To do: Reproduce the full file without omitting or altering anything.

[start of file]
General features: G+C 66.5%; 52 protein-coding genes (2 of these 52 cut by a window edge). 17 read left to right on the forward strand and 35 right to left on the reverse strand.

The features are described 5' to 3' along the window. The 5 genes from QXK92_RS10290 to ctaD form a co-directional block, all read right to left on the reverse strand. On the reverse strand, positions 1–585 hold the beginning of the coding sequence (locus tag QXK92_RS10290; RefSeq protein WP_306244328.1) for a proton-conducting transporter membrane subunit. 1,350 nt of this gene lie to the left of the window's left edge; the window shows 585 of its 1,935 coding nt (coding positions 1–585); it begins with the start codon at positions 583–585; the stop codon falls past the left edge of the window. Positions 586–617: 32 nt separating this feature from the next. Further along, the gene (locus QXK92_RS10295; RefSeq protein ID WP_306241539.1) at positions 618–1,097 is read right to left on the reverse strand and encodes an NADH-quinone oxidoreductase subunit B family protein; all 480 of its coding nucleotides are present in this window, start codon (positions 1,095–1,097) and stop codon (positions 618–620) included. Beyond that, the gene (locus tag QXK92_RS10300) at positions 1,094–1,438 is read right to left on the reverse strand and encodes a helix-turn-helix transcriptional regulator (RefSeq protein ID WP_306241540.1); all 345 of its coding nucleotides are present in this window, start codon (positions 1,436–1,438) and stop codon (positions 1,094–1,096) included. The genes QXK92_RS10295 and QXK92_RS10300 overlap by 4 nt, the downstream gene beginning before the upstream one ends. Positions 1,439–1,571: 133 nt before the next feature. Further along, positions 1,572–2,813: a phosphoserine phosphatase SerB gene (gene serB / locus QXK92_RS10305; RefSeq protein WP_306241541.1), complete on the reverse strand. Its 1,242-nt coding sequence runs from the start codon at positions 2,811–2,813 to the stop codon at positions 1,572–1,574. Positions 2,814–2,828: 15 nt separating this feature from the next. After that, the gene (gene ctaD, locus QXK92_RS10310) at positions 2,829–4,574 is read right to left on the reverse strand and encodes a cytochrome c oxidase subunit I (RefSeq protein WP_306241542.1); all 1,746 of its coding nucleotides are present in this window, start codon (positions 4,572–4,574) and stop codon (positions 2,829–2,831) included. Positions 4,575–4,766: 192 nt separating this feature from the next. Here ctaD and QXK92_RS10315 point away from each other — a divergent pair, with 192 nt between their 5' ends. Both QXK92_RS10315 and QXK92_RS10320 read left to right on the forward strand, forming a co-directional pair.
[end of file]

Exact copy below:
General features: G+C 66.5%; 52 protein-coding genes (2 of these 52 cut by a window edge). 17 read left to right on the forward strand and 35 right to left on the reverse strand.

The features are described 5' to 3' along the window. The 5 genes from QXK92_RS10290 to ctaD form a co-directional block, all read right to left on the reverse strand. On the reverse strand, positions 1–585 hold the beginning of the coding sequence (locus tag QXK92_RS10290; RefSeq protein WP_306244328.1) for a proton-conducting transporter membrane subunit. 1,350 nt of this gene lie to the left of the window's left edge; the window shows 585 of its 1,935 coding nt (coding positions 1–585); it begins with the start codon at positions 583–585; the stop codon falls past the left edge of the window. Positions 586–617: 32 nt separating this feature from the next. Further along, the gene (locus QXK92_RS10295; RefSeq protein ID WP_306241539.1) at positions 618–1,097 is read right to left on the reverse strand and encodes an NADH-quinone oxidoreductase subunit B family protein; all 480 of its coding nucleotides are present in this window, start codon (positions 1,095–1,097) and stop codon (positions 618–620) included. Beyond that, the gene (locus tag QXK92_RS10300) at positions 1,094–1,438 is read right to left on the reverse strand and encodes a helix-turn-helix transcriptional regulator (RefSeq protein ID WP_306241540.1); all 345 of its coding nucleotides are present in this window, start codon (positions 1,436–1,438) and stop codon (positions 1,094–1,096) included. The genes QXK92_RS10295 and QXK92_RS10300 overlap by 4 nt, the downstream gene beginning before the upstream one ends. Positions 1,439–1,571: 133 nt before the next feature. Further along, positions 1,572–2,813: a phosphoserine phosphatase SerB gene (gene serB / locus QXK92_RS10305; RefSeq protein WP_306241541.1), complete on the reverse strand. Its 1,242-nt coding sequence runs from the start codon at positions 2,811–2,813 to the stop codon at positions 1,572–1,574. Positions 2,814–2,828: 15 nt separating this feature from the next. After that, the gene (gene ctaD, locus QXK92_RS10310) at positions 2,829–4,574 is read right to left on the reverse strand and encodes a cytochrome c oxidase subunit I (RefSeq protein WP_306241542.1); all 1,746 of its coding nucleotides are present in this window, start codon (positions 4,572–4,574) and stop codon (positions 2,829–2,831) included. Positions 4,575–4,766: 192 nt separating this feature from the next. Here ctaD and QXK92_RS10315 point away from each other — a divergent pair, with 192 nt between their 5' ends. Both QXK92_RS10315 and QXK92_RS10320 read left to right on the forward strand, forming a co-directional pair.